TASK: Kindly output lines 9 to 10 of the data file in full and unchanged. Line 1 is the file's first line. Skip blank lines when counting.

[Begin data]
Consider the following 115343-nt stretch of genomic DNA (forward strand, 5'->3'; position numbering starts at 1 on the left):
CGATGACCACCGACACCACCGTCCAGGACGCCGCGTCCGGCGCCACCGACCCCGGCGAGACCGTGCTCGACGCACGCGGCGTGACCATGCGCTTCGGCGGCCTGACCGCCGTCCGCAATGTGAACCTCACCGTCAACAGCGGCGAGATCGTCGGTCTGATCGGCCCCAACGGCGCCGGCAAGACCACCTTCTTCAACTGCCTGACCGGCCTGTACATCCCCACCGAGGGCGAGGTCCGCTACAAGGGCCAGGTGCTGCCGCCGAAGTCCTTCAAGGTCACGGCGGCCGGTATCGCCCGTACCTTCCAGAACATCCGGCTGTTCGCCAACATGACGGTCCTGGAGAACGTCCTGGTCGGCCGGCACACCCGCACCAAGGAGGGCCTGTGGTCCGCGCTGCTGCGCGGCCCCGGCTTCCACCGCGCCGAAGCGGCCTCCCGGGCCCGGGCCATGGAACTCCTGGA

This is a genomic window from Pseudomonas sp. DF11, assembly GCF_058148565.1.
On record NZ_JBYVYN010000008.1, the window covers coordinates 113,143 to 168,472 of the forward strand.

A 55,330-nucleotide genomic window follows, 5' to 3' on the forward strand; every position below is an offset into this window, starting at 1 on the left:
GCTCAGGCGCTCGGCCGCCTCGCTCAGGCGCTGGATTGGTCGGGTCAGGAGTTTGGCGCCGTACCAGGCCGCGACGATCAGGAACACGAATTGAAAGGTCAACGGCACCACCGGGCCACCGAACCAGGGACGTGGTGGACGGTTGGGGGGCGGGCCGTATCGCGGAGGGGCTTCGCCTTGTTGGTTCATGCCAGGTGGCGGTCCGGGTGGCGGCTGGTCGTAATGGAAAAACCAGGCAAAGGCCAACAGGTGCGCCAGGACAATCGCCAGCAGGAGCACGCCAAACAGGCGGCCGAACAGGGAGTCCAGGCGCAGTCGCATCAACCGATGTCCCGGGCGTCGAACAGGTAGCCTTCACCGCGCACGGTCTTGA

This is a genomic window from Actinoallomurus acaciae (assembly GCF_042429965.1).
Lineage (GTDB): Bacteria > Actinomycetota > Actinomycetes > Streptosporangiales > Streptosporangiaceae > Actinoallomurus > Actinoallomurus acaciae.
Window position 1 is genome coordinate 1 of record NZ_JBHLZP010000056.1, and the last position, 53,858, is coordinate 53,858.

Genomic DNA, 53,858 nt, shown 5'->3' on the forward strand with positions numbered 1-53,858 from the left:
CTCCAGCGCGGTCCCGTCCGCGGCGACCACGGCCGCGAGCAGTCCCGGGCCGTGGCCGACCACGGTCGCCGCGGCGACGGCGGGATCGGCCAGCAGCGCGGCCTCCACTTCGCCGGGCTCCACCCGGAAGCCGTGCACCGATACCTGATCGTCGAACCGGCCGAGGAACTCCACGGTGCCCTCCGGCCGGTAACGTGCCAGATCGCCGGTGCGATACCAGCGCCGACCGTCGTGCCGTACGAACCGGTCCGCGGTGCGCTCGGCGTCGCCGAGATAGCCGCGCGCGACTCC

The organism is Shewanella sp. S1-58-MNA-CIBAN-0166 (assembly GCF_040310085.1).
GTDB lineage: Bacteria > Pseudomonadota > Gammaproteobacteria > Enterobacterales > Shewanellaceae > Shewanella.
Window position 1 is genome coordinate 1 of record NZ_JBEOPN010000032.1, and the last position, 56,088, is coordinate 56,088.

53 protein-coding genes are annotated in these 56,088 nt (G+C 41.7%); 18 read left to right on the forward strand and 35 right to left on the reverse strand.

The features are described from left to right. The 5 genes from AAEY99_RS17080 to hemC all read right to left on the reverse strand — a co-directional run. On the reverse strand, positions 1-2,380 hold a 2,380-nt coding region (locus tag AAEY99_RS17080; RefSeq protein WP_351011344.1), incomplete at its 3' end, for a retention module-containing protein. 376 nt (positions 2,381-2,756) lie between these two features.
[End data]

Window position 1 is genome coordinate 1 of record NZ_JBHLZP010000056.1, and the last position, 53,858, is coordinate 53,858.

Genomic DNA, 53,858 nt, shown 5'->3' on the forward strand with positions numbered 1-53,858 from the left: